When comedian-turned-conservative influencer Russell Brand preemptively denied sexual assault allegations on Friday, he jumped on a conspiracy theory that quickly gained traction among his supporters and other far-right voices: That the media had a bias in publishing stories about him motives. .
Deep skepticism about the media has become a staple of many conservatives over the past decade, and Brand’s invocation of that skepticism quickly found support among members of his online conservative cohort, notably Elon Musk and Tucker Carlson.
The Times published it investigative report Saturday, carried out in conjunction with The Sunday Times and Channel 4, in which women have accused him of sexual assaults that allegedly took place between 2006 and 2013. Brand’s management agency, Tavistock Wood Management, cut ties with him soon after the news broke openly. , who wrote that it was “terribly misled”.
Brand posted his response video on YouTube, X and the conservative video site Rumble, alluding to the message to come and warning his followers of its truth. Brand denied the allegations and claimed that all of his sexual relationships in the past were consensual.
YouTube said on Tuesday that it had blocked Brando from making money on its platform following allegations of sexual assault. The online platform said in a statement that it had “suspended monetization” on Brando’s channel for violating its “Creator Responsibility Policy.”
“If an author’s off-platform behavior harms our users, employees, or ecosystem, we will take action to protect the community,” YouTube said.
The decision is likely to come as a blow to Brando, who has 6.6 million subscribers on YouTube, where he they spread conspiracy theories about issues like Covid-19 and the war in Ukraine. He has 11.2 million followers on X, formerly Twitter, and 1.4 million on Rumble, where he is among the most followed accounts.
However, conservative internet figures followed Brando’s lead, but used conspiracy theories to contest the allegations and found a largely friendly audience on platforms that had moved away from content moderation.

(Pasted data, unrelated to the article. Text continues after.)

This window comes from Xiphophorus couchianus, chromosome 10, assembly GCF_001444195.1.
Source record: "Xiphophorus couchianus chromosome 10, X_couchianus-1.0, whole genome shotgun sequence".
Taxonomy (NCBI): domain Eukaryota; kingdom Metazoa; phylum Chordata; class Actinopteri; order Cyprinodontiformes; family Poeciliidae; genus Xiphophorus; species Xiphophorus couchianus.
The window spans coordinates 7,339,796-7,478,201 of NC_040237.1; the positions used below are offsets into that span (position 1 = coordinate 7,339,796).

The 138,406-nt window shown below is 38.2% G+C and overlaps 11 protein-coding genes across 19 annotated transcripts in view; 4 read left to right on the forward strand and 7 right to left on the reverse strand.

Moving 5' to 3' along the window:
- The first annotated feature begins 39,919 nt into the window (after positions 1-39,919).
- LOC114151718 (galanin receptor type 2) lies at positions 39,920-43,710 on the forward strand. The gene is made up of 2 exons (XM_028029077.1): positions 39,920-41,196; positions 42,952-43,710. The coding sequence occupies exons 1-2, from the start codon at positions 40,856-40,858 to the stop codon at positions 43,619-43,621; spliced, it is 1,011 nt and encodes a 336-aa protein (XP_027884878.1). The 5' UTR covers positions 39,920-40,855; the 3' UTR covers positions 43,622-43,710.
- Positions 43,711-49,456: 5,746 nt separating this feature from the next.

X’s owner, Elon Musk, and former Fox News host Tucker Carlson were quick to defend Brand, suggesting the allegations were made because of Brand’s criticism of the media.
“Of course. They don’t like competition,” Musk he replied to Brando’s video.
Carlson more directly connected the allegations against Brando to his politics.
“Criticize pharmaceutical companies, question the war in Ukraine, and you can be pretty sure this will happen,” Carlson wrote.
Neither Carlson nor Musk elaborated on the allegations. This was reported by The Times that the four women who accused Brando of sexual assault in their investigative report had not previously known each other. The reporters spent several years interviewing hundreds of people, the report also said.
Some other conservative influencers, including Ian Miles Cheong, joined the backlash, with Cheong comparing the allegations against Brand to those made against other high-profile men.
Brand, once a popular mainstream comedian who starred in films including “Get Him to the Greek” and “Forgetting Sarah Marshall,” has emerged as a popular figure in conservative circles in recent years for his direct-to-camera videos in which he takes aim at many targets of the far right.
Brand has made criticism of the media a core part of his reporting, noting in his response video that he seeks to “criticize, attack and undermine the news”.
That criticism resonated at X, especially among Musk and his allies, who were also ardent critics of the media. Musk has tweeted in support of Brando at least three times since Friday, published on Sunday evening: “I support Russell Brand. The man is not evil.”
Andrew Tate, a men’s rights influencer who is awaiting trial in Romania after being charged with suspected human trafficking and rape, posted “Welcome to the club” on X and tagged Brando’s account on Saturday above an image that refers to “crazy b —- accusation.”
Jake Shields, a former UFC fighter who has adopted conservative views online and has nearly 400,000 followers on X, repeatedly tweeted about the allegations over the weekend, including one post suggesting the Times article contained “false rape allegations,” saying: “It would be nice to see some of these girls face long prison terms.”
X views metrics that were subject to some skepticism, showed that many of the efforts to challenge the allegations had gained considerable traction. times’ own thread on X about the investigation has garnered 15.5 million views, according to the platform, a quarter of the views Brando’s cautionary video garnered.
A search for “Russell Brand” — still a hot topic on Monday — turned up posts questioning those allegations. None of the top 20 posts in the search results included links to any reports of new allegations.
Instead, the top search results for “Russell Brand” on X suggested that Brand is “under attack” for his views on Covid-19 and Ukraine. Many of the posts also criticize the mainstream and older media in general, claiming that the media has framed Brando as “guilty” and provided no evidence for the allegations against him.